As California counts down to the commencement of a new recreational cannabis industry, the wholesale price of pot has been crashing. Wholesale prices have been dropping for a decade, and the decline has accelerated in the past year due to an overabundance of unregulated weed. The pending exclusion of thousands of farmers from the state’s new legal pot market and the uncertainty about California’s looming new regulations are also prompting dispensaries to buy up as much pot as possible.
Wholesale pounds of medium-to-low-grade cannabis are going for $500 to $700, a steep drop from a year ago when growers were getting around $2,000. The per pound price has plummeted even further from the 2008 high of $4,000. Craft farmers who grow top-shelf weed are still getting in the neighborhood of $1,500 to $2,500 per pound at dispensaries, but in 2018, the majority of those growers, who often work in small spaces such as garages, basements, and sheds, will not be state permitted for the legal market.
Adding to the plunging wholesale prices is the state’s slowness in permitting cultivators. The California Bureau of Cannabis Control started the application process late, and to make up for it, the bureau has given dispensaries a six-month grace period during which they can continue to sell unregulated cannabis grown on the black market. The grace period has created a buyers’ market for dispensaries, which are stocking up on the last unregulated harvests, and unregulated farmers are lowering their prices to sell off their surpluses.
Dispensaries have the added incentive to stockpile wholesale weed because it’s uncertain if the state will be able to permit enough cultivators to supply the new recreational market, which is expected to greatly increase demand. The online permitting process began earlier this month, and as of last week, the California Bureau of Cannabis Control (CBCC) had issued only 71 permits to cultivators statewide, according to the CBCC website. CBCC spokesperson Alex Traverso said the state has fast-tracked the application process and is offering assistance to permit seekers. “And we have hundreds of applications in the pipeline, so we expect there will be enough cultivators to supply the recreational market,” Traverso said.
The state is aiming to issue 10,000 cultivation permits, said Hezekiah Allen, executive director of the California Growers Association, a nonprofit that represents cannabis farmers. “The truth of the matter is: Currently, only about 600,000 pounds is sold in the regulated market,” Allen said. “It will only take about 3,500 to 5,000 permitted farms to supply the new market, which have so far only been approved to operate in a small percentage of the counties and municipalities in the state.”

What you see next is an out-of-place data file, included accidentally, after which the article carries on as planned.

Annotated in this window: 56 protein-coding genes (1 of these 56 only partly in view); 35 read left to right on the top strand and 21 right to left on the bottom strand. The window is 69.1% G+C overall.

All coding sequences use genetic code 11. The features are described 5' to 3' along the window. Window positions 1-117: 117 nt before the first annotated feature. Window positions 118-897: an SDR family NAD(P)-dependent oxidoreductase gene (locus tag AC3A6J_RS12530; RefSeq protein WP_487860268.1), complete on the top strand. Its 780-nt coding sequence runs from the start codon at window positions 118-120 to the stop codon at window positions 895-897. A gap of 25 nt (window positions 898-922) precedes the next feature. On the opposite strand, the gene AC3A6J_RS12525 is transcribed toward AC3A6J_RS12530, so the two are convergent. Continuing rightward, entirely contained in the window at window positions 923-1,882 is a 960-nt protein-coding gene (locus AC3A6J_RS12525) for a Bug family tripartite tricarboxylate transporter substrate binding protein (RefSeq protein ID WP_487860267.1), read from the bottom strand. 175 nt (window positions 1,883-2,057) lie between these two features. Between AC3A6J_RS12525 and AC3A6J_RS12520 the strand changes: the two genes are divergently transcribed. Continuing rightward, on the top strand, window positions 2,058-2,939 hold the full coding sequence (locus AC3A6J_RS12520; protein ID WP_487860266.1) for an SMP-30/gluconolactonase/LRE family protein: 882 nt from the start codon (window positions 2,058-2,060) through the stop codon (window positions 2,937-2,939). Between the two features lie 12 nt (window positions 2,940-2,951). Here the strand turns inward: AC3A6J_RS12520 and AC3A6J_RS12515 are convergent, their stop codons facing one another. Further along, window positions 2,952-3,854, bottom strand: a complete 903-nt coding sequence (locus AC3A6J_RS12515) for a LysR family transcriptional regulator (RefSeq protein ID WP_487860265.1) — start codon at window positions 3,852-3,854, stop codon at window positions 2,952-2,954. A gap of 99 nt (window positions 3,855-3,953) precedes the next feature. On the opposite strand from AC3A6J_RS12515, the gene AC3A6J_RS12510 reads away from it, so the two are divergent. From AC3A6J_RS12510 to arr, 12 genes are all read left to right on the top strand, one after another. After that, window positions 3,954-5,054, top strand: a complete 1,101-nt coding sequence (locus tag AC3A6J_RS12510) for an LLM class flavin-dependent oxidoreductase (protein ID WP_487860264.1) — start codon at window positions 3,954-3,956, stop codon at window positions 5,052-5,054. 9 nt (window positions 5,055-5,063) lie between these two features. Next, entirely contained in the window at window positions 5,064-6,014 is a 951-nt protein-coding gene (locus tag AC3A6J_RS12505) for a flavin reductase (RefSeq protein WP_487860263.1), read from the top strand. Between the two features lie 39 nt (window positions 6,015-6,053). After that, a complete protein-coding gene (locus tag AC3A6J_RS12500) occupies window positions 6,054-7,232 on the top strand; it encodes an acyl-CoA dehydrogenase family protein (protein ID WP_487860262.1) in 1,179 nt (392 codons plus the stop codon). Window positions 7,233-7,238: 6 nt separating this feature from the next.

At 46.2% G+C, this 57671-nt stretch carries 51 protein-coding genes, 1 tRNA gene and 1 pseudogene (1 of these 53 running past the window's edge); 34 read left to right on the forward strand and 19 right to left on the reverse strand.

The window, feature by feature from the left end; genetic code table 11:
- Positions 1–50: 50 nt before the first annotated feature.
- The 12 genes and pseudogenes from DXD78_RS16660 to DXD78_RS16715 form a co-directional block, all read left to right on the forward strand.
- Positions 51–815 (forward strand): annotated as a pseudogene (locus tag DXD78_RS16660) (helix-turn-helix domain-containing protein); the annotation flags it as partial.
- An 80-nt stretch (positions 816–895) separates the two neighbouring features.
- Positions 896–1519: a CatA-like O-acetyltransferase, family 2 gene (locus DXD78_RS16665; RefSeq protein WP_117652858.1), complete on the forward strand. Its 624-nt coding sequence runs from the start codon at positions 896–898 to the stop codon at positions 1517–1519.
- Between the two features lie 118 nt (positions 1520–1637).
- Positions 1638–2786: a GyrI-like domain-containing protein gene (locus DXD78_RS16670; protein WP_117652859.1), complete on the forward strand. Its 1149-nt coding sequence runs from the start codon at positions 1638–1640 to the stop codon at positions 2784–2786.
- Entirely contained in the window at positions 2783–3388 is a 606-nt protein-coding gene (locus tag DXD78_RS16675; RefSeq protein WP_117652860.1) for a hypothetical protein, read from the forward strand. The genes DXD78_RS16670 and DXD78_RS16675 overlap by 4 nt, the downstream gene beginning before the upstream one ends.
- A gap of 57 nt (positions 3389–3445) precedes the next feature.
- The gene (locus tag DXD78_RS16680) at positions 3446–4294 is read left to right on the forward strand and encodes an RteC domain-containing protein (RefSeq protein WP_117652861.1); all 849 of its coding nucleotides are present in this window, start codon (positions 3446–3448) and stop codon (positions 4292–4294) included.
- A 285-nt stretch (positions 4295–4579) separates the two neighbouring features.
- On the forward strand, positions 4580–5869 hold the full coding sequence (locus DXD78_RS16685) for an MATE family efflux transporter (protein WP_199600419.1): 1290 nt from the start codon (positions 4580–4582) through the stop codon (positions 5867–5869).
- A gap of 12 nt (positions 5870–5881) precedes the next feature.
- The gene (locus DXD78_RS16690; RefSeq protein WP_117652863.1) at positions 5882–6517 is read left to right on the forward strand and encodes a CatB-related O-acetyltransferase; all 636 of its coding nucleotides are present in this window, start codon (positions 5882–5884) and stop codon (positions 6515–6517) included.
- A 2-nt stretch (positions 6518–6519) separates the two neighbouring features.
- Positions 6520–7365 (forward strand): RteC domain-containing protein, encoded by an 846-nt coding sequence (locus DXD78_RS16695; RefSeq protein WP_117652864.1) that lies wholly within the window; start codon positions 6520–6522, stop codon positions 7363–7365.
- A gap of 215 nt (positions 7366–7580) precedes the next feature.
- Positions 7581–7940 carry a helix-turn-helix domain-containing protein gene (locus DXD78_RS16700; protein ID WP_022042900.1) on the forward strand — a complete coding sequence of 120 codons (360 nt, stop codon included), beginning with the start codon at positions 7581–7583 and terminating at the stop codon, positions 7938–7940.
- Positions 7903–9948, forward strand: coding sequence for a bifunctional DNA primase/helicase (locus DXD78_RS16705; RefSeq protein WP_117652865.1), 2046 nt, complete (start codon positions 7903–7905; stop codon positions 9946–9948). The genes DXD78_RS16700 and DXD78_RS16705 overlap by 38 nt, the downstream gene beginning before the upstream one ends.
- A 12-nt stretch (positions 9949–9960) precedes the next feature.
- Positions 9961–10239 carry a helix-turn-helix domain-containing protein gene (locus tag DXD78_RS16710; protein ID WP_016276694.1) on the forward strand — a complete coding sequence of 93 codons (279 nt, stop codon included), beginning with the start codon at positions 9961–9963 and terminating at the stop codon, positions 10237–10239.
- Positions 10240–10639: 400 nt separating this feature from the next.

The wholesale price drop is harming craft farmers the most — particularly those who have filed applications for local and state permits. Their operations are smaller and will be less able to accommodate the market’s new fees, taxes, and requirements, so their profit margins will be squeezed due to high application and inspection fees, taxes, security requirements, packaging costs, testing, and mandatory “track and trace” — a state regulatory process that will follow each pot plant from seed to sale. The craft farmers who have chosen to not file for state permits will be completely frozen out of the state’s new market, which has put downward pressure on the wholesale prices of top-shelf cannabis.
“Right now, I’m still getting a good price per pound at dispensaries,” said Joseph Snow, a craft farmer who grows high quality indoor cannabis. “But after the new year, I won’t be able to sell to dispensaries any longer, and the permit process is simply too expensive for my operation.”
It’s also unclear how much consumers will benefit from the huge drop in wholesale prices. Each city has different pricing structures and various dispensaries offer discounts, but according to MarijuanaRates.com, the retail price of cannabis at dispensaries has steadily risen during 2017 despite the plunging wholesale prices. This past summer in Los Angeles, consumers were paying an average of $10 a gram. By fall, the average cost of a gram had jumped to $14. In San Francisco, consumers saw a similar rise, from an average of $12 per gram to $19.
When the new year kicks in, so will a host of fees and taxes, which is expected to further raise prices. In Oakland, Harborside has been offering steep year-end discounts, but the promotion has run under a banner headline declaring that cannabis taxes will jump significantly starting on Jan. 1.
The market is on the verge of a profound change and when pot prices will stabilize is anyone’s guess.
For Snow and thousands of other unpermitted craft farmers, there has been a lot of handwringing. Their options include staying in California and participating in the state’s black market or joining the ranks of the state’s pot exporters, which annually ship roughly 4 of every 5 pounds of California’s weed to other states. “I’m not sure what I’ll do,” Snow said. “A lot of people are talking about leaving, which could create an exodus of the cultivation brain trust.”